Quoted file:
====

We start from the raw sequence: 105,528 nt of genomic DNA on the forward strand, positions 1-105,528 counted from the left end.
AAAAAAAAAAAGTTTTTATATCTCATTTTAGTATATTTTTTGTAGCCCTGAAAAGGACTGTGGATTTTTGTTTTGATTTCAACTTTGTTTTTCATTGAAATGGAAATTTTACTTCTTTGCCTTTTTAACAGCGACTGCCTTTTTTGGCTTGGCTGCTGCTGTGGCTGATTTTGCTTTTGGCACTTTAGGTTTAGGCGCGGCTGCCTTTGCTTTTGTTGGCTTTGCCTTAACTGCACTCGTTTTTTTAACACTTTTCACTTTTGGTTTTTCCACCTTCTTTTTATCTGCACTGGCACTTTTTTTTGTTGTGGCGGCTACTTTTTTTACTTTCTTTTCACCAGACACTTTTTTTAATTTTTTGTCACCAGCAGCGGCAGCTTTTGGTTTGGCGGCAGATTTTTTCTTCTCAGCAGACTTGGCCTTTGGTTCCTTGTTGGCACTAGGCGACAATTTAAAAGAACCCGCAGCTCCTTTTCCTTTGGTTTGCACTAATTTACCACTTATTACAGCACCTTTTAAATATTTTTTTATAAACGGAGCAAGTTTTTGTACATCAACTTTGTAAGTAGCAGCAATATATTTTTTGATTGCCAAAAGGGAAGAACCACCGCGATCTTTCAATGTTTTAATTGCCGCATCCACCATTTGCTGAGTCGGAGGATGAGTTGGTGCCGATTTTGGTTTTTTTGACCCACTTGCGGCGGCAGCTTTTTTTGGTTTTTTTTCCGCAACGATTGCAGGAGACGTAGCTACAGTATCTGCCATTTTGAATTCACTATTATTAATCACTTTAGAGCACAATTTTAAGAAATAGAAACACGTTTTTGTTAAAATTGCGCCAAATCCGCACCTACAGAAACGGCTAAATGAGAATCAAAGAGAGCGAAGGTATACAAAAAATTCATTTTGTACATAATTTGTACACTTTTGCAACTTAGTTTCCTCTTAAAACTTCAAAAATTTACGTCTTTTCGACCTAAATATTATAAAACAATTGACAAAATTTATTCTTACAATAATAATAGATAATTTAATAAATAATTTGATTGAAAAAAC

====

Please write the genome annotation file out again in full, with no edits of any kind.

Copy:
We start from the raw sequence: 105,528 nt of genomic DNA on the forward strand, positions 1-105,528 counted from the left end.
AAAAAAAAAAAGTTTTTATATCTCATTTTAGTATATTTTTTGTAGCCCTGAAAAGGACTGTGGATTTTTGTTTTGATTTCAACTTTGTTTTTCATTGAAATGGAAATTTTACTTCTTTGCCTTTTTAACAGCGACTGCCTTTTTTGGCTTGGCTGCTGCTGTGGCTGATTTTGCTTTTGGCACTTTAGGTTTAGGCGCGGCTGCCTTTGCTTTTGTTGGCTTTGCCTTAACTGCACTCGTTTTTTTAACACTTTTCACTTTTGGTTTTTCCACCTTCTTTTTATCTGCACTGGCACTTTTTTTTGTTGTGGCGGCTACTTTTTTTACTTTCTTTTCACCAGACACTTTTTTTAATTTTTTGTCACCAGCAGCGGCAGCTTTTGGTTTGGCGGCAGATTTTTTCTTCTCAGCAGACTTGGCCTTTGGTTCCTTGTTGGCACTAGGCGACAATTTAAAAGAACCCGCAGCTCCTTTTCCTTTGGTTTGCACTAATTTACCACTTATTACAGCACCTTTTAAATATTTTTTTATAAACGGAGCAAGTTTTTGTACATCAACTTTGTAAGTAGCAGCAATATATTTTTTGATTGCCAAAAGGGAAGAACCACCGCGATCTTTCAATGTTTTAATTGCCGCATCCACCATTTGCTGAGTCGGAGGATGAGTTGGTGCCGATTTTGGTTTTTTTGACCCACTTGCGGCGGCAGCTTTTTTTGGTTTTTTTTCCGCAACGATTGCAGGAGACGTAGCTACAGTATCTGCCATTTTGAATTCACTATTATTAATCACTTTAGAGCACAATTTTAAGAAATAGAAACACGTTTTTGTTAAAATTGCGCCAAATCCGCACCTACAGAAACGGCTAAATGAGAATCAAAGAGAGCGAAGGTATACAAAAAATTCATTTTGTACATAATTTGTACACTTTTGCAACTTAGTTTCCTCTTAAAACTTCAAAAATTTACGTCTTTTCGACCTAAATATTATAAAACAATTGACAAAATTTATTCTTACAATAATAATAGATAATTTAATAAATAATTTGATTGAAAAAAC